Iowa deer population: a topic that stirs hunters, farmers - KWWL - Eastern Iowa Breaking News, Weather, Closings

Iowa deer population: a topic that stirs hunters, farmers

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DUBUQUE (KWWL) -

It's a question that has deer hunters and farmers at odds: What is the ideal deer population for the state of Iowa?

Rep. Pat Murphy has heard opinions on one particular side from his constituents.

"It was initially a constituent that contacted me, talking about his concern as an outdoorsman and a hunter and was a deer hunter and talked about how difficult it was to find deer, so the decision I made was to research it a little bit more," Murphy said.

Deer numbers, he said, are down in several Iowa counties.

"I'm introducing a bill, probably, hopefully it will be down within the next couple weeks, that will start addressing some of the issues dealing with the deer population, to build it up," Murphy said. "We're not going to affect the regions of the state where there's a glut of population, if you go up north to Clayton and Allamakee."

His goal with the legislation is to raise the deer population only in counties where numbers are down, "to maybe let that area repopulate for a few years," he said.

The Iowa Farm Bureau, however, has a different take than hunters do on the deer population.

Guy Petersen is a farmer in Jones County and voting delegate for the Farm Bureau.

"It's what they eat, which is our crops," he said of the deer. "We have policy saying, we'd like to see deer numbers reduced in the state of Iowa, and I know that the DNR has been working on that."

In the early 2000s, Iowa legislators told the state's Department of Natural Resources to control the then-overpopulation of deer.

Since then, numbers have dropped in areas, but DNR spokesperson Joe Wilkinson has said striking a balance between all the interested parties is a difficult task.

"A deer hunter would like to see more deer. Someone who's losing a lot of their gardening would like to see fewer deer. Someone who has had a couple accidents and hit a deer is going to want to see fewer deer," Wilkinson said. "There is that push and shove all the time. We're never going to hit what is considered an ideal deer number for everyone."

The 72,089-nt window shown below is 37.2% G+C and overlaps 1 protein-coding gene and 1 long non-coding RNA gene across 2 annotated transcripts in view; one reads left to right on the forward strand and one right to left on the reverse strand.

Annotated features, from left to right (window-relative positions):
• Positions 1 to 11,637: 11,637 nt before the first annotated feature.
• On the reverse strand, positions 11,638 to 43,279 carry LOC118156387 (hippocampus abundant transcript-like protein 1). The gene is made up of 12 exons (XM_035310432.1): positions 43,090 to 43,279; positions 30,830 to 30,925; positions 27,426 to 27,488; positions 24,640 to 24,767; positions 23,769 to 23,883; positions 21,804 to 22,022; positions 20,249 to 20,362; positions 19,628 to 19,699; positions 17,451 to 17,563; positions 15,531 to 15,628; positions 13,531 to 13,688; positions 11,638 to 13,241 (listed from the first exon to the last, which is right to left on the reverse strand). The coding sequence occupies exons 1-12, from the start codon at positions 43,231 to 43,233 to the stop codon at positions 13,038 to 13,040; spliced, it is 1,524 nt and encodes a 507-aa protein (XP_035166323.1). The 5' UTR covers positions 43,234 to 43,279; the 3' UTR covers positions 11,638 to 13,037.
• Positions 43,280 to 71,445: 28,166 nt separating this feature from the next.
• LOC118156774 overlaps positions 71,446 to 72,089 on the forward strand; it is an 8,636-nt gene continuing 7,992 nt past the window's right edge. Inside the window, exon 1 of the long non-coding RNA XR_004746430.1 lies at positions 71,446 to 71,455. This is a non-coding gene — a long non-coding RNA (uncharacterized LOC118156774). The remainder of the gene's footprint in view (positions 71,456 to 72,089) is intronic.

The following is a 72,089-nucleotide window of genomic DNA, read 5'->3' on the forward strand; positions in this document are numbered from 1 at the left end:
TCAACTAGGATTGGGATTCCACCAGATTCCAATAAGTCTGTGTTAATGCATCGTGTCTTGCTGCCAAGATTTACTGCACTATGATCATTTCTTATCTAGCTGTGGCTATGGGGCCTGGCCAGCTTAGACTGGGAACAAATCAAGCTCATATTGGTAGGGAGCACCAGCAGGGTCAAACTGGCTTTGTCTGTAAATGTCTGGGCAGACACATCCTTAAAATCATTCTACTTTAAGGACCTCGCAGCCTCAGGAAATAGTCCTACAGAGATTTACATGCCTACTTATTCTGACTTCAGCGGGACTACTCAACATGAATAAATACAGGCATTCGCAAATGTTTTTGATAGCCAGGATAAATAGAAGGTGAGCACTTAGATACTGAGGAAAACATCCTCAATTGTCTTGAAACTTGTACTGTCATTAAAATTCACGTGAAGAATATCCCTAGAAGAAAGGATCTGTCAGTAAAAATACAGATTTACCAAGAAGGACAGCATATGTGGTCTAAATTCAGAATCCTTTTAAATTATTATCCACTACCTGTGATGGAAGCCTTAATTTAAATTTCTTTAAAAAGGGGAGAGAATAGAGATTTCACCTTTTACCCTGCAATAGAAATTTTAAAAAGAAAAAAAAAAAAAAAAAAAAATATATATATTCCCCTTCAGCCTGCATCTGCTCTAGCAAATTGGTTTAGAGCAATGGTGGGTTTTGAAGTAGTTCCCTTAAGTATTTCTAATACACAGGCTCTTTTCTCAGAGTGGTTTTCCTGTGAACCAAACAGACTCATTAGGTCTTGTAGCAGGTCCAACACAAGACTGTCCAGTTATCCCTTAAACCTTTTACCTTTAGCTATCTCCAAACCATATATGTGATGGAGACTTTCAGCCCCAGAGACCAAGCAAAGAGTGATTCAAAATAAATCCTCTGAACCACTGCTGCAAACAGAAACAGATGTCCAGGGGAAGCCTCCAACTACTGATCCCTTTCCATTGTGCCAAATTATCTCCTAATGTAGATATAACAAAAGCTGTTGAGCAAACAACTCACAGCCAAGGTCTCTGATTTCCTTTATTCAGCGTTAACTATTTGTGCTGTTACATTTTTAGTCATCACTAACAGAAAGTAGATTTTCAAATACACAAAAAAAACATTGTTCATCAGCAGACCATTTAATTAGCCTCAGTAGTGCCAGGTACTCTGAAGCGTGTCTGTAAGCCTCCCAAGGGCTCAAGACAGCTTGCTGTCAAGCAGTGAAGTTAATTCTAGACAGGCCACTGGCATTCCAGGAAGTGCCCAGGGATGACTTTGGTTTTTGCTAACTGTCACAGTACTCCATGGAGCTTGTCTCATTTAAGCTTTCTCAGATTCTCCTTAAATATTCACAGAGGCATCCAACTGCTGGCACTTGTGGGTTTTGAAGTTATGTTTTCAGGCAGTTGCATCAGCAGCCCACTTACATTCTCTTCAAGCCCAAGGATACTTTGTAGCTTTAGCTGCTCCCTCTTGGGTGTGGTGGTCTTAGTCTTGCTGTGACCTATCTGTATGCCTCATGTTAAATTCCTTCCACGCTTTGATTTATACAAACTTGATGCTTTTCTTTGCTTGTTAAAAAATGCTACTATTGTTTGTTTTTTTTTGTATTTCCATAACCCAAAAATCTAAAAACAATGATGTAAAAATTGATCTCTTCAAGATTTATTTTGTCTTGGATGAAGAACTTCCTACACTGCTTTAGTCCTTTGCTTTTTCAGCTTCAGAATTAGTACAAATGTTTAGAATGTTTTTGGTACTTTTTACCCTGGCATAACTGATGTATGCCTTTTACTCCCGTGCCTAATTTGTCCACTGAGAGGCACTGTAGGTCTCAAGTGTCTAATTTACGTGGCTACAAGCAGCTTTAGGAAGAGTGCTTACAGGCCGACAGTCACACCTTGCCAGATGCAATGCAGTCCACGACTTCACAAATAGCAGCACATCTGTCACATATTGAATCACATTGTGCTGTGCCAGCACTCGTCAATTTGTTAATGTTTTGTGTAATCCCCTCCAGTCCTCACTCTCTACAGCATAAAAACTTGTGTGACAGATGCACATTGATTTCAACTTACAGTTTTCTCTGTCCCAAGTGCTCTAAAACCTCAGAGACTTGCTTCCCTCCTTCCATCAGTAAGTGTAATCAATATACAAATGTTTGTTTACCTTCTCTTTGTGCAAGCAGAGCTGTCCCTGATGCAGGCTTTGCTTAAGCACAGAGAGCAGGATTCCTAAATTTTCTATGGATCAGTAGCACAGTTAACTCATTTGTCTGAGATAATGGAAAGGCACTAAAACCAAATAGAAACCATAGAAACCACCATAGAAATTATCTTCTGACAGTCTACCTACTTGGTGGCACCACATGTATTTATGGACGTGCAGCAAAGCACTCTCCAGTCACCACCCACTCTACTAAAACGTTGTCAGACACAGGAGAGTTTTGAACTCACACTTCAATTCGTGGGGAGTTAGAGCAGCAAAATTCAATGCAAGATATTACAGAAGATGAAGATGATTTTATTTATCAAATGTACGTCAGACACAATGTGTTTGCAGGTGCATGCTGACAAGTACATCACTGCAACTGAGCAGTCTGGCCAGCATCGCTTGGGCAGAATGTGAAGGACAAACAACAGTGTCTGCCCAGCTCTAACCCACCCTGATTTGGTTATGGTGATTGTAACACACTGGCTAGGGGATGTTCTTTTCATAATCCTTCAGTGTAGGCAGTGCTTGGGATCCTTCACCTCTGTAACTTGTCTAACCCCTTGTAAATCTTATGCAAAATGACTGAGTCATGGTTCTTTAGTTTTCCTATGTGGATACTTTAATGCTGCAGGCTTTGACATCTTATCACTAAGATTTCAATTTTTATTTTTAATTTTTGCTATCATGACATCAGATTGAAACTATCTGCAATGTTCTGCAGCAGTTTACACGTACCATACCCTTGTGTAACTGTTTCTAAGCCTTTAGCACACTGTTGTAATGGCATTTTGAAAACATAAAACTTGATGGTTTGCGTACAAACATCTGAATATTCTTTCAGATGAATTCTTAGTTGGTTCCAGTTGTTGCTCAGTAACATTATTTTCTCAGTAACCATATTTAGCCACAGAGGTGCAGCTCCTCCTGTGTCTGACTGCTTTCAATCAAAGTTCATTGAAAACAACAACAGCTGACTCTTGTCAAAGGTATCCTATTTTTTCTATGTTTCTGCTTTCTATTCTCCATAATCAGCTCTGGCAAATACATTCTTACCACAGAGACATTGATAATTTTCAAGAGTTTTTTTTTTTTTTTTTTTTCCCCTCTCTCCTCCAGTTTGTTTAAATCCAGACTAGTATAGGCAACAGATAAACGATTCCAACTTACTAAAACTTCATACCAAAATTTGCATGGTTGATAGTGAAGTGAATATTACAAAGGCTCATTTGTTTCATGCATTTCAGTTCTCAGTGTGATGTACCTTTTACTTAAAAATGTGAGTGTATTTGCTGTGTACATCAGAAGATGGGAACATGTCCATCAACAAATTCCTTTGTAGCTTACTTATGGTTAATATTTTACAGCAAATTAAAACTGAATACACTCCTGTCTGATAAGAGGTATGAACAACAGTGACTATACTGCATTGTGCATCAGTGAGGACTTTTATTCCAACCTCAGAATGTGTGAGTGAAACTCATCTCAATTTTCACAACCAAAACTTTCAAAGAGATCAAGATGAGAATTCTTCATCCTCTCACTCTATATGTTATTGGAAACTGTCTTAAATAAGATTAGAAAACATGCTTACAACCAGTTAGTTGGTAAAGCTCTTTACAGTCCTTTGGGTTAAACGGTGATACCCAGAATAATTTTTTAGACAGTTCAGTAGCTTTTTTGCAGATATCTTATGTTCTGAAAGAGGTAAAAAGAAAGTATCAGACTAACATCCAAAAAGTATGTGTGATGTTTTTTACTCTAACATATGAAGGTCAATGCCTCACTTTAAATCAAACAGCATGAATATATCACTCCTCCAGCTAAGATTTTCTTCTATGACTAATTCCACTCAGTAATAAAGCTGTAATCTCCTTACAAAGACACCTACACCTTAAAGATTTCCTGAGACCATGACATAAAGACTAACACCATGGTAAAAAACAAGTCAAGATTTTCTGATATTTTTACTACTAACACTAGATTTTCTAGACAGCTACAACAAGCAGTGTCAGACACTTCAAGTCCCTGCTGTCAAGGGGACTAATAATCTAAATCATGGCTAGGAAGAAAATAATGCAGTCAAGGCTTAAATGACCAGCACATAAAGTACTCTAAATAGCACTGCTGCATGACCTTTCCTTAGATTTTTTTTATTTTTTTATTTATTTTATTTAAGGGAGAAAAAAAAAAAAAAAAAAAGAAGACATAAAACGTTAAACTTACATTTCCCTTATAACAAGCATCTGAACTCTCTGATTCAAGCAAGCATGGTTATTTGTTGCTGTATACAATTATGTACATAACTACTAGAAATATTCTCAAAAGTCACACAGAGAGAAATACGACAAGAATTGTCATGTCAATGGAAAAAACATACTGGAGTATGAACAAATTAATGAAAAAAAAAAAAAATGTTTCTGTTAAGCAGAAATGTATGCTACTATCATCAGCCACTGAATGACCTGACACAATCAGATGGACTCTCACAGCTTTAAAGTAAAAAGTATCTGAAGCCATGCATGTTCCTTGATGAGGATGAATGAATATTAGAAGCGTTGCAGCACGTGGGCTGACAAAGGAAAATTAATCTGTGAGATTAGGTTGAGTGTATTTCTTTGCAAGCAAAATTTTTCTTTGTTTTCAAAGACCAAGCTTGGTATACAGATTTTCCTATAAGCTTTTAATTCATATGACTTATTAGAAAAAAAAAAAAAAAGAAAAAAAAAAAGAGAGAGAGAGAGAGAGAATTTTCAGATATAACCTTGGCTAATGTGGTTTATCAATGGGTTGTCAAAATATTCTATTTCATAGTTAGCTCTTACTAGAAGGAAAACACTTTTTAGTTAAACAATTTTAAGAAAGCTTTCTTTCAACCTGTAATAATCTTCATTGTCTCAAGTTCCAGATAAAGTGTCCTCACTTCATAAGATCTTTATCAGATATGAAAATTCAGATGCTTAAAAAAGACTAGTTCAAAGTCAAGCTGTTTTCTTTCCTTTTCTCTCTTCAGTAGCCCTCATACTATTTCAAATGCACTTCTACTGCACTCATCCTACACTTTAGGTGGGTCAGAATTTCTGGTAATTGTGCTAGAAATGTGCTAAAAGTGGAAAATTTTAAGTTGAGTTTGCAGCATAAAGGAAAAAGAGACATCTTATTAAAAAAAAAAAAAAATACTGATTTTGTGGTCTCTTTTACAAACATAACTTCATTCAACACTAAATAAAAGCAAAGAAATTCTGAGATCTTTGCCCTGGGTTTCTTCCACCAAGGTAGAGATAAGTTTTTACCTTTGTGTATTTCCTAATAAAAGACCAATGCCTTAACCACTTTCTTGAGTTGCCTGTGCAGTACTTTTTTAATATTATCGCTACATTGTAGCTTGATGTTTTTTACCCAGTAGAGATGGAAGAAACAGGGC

"Nobody is advocating that we, you know, diminish the deer herd where they're practically extinct," Petersen said. "It's a matter of trying to find a balance."

Petersen said opinions differ even among farmers. If one farmer's land borders a wooded area and sees a lot of crop damage due to deer, that farmer would likely want to see a continued decrease in the deer population. Another farmer whose land is nowhere near where deer typically roam might not feel as strongly about the issue.

Wilkinson said, as of Sunday afternoon, nearly 118,000 deer have been harvested in the 2011-2012 hunting season.

He said the Iowa DNR uses science-based methods to set the number of deer tags sold in each county. The DNR takes into account the number of deer harvested that year, as well as those involved in vehicular accidents, when setting the number of tags for the following hunting season.

The DNR said in a media release this month, "reductions in the harvest were proposed in 2011 but not adopted."

Deer population isn't the only current controversy surrounding the animal.

As an effort to promote Iowa as a hunting destination, in 1998, the state started offering celebrities easy access to special out-of-state deer hunting permits, which the average non-Iowa-resident might have to wait years to buy.

Some are now saying, the white glove treatment for celebrities is unfair, and they want to change that.

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